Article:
Dahlia had owned the pawnshop for a century. Previously she had been the manager of a haunted hotel, and a circus performer before that. She had inherited the shop from an elderly witch who wanted to retire to the countryside. The two of them still wrote, and Dahlia got sent jars of honey every year.

Mostly it was a quiet job, and Dahlia liked that. There would be two or three customers each day, selling anything from cursed jewellery to garden ornaments, and in return Dahlia gave them money, spells, or prophecies. After a hundred years she had quite a lot of items: a piano that played itself, a skeleton that talked, pottery with ever-changing images, and several dozen pink flamingos.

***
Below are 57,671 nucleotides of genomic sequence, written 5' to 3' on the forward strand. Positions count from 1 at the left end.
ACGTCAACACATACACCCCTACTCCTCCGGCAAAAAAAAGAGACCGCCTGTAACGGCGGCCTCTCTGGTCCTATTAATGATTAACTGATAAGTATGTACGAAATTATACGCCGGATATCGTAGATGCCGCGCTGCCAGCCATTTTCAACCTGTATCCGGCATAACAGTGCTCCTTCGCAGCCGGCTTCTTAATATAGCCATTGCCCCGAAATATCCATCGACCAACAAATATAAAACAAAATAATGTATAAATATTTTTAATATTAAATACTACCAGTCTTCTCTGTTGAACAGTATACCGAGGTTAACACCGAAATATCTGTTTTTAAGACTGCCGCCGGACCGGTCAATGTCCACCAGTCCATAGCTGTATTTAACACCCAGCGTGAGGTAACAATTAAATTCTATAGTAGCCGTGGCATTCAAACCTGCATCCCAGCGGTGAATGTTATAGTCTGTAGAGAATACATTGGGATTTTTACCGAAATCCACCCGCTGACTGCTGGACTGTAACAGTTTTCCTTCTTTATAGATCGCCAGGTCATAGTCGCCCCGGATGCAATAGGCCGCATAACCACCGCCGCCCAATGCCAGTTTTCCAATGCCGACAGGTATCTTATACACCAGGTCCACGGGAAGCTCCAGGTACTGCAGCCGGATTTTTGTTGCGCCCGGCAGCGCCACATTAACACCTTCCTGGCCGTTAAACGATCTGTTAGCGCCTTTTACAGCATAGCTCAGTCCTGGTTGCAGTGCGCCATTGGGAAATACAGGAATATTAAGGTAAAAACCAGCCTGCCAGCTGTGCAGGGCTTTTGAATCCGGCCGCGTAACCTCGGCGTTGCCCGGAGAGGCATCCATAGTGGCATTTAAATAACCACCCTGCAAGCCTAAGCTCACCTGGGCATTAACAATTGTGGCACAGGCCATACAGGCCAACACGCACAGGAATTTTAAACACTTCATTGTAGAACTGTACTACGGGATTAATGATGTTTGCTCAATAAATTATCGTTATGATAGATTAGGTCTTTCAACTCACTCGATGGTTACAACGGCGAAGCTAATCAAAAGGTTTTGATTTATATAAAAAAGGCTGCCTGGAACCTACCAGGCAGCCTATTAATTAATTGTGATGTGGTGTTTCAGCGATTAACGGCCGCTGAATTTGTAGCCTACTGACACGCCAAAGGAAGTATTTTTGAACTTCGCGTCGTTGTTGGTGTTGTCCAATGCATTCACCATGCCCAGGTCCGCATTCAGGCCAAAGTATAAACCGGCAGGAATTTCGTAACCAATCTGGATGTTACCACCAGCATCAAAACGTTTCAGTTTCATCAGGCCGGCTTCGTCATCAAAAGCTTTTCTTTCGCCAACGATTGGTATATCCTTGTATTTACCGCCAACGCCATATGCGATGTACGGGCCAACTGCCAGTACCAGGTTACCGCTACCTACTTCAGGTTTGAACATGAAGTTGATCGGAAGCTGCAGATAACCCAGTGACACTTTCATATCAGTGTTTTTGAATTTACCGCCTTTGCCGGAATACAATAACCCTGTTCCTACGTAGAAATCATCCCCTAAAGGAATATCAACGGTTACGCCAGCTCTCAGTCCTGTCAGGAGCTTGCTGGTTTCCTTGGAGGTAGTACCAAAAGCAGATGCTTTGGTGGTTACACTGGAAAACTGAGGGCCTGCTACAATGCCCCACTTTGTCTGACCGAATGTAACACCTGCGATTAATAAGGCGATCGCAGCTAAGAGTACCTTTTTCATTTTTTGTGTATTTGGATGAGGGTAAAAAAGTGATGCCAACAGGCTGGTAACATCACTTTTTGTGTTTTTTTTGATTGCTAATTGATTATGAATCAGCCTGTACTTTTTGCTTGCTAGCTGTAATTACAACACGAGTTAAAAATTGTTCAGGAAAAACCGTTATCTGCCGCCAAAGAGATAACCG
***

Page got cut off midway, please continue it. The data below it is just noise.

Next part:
Then there were the curses – curses for aching feet, for baldness, for bellyache, and one curse that turned you two inches small for an hour. These are stored in jars in the back, looking like colourful swirling gas. Dahlia collected them, and often paid to have curses removed from items so she could keep it.

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